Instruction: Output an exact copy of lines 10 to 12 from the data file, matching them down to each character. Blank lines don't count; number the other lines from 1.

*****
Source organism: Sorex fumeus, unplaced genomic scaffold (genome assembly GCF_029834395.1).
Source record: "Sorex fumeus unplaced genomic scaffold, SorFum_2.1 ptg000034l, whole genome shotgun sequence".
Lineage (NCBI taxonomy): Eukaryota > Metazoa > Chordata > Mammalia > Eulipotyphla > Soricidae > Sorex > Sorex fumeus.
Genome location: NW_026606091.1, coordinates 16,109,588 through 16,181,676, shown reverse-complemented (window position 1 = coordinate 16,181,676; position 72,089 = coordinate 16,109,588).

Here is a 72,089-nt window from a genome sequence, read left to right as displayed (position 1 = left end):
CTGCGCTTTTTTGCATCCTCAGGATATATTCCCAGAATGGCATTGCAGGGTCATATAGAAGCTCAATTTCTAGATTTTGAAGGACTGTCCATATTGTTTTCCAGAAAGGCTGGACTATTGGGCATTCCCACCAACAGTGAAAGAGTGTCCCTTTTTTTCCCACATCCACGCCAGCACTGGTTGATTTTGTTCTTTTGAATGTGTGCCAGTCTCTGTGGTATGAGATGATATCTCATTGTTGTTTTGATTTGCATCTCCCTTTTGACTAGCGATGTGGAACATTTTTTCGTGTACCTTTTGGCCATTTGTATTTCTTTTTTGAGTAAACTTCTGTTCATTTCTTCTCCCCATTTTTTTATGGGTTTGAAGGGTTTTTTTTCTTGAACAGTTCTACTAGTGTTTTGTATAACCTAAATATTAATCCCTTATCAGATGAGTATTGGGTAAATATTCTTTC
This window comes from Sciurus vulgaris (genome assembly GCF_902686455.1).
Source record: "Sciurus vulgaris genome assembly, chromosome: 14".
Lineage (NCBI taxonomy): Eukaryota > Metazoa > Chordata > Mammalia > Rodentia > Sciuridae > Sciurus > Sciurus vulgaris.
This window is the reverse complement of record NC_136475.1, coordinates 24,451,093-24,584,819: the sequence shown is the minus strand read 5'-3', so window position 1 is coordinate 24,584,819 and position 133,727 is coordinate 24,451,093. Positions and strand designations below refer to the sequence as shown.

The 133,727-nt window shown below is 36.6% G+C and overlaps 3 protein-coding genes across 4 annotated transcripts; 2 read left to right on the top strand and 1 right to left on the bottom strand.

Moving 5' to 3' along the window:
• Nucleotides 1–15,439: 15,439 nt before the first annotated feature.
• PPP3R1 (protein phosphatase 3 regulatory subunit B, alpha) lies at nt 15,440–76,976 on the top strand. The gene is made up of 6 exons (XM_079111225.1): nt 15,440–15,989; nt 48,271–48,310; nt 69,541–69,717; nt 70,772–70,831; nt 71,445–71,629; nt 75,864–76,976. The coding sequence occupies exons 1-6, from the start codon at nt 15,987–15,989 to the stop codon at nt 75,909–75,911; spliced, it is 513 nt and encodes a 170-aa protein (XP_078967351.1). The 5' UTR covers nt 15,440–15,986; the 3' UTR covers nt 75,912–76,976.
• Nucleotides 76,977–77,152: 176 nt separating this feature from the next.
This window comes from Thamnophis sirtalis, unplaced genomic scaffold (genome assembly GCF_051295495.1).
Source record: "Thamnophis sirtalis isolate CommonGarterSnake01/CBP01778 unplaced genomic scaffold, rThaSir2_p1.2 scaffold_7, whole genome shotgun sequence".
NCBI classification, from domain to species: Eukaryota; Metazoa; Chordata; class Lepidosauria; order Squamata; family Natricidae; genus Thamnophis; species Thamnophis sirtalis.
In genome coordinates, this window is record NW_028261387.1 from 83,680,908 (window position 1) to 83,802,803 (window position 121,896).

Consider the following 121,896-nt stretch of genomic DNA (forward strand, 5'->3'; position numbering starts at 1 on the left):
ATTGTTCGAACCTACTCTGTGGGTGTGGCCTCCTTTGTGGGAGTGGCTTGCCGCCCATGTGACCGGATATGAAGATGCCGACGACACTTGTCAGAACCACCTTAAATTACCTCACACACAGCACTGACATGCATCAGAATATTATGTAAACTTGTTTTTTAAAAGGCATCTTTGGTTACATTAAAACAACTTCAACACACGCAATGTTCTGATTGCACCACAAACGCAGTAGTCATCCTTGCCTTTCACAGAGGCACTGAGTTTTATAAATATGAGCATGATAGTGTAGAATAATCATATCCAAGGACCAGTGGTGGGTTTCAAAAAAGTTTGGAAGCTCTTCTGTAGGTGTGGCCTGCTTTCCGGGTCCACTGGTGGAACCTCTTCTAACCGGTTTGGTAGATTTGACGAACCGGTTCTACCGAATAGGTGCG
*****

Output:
This window is the reverse complement of record NC_136475.1, coordinates 24,451,093-24,584,819: the sequence shown is the minus strand read 5'-3', so window position 1 is coordinate 24,584,819 and position 133,727 is coordinate 24,451,093. Positions and strand designations below refer to the sequence as shown.

The 133,727-nt window shown below is 36.6% G+C and overlaps 3 protein-coding genes across 4 annotated transcripts; 2 read left to right on the top strand and 1 right to left on the bottom strand.

Moving 5' to 3' along the window: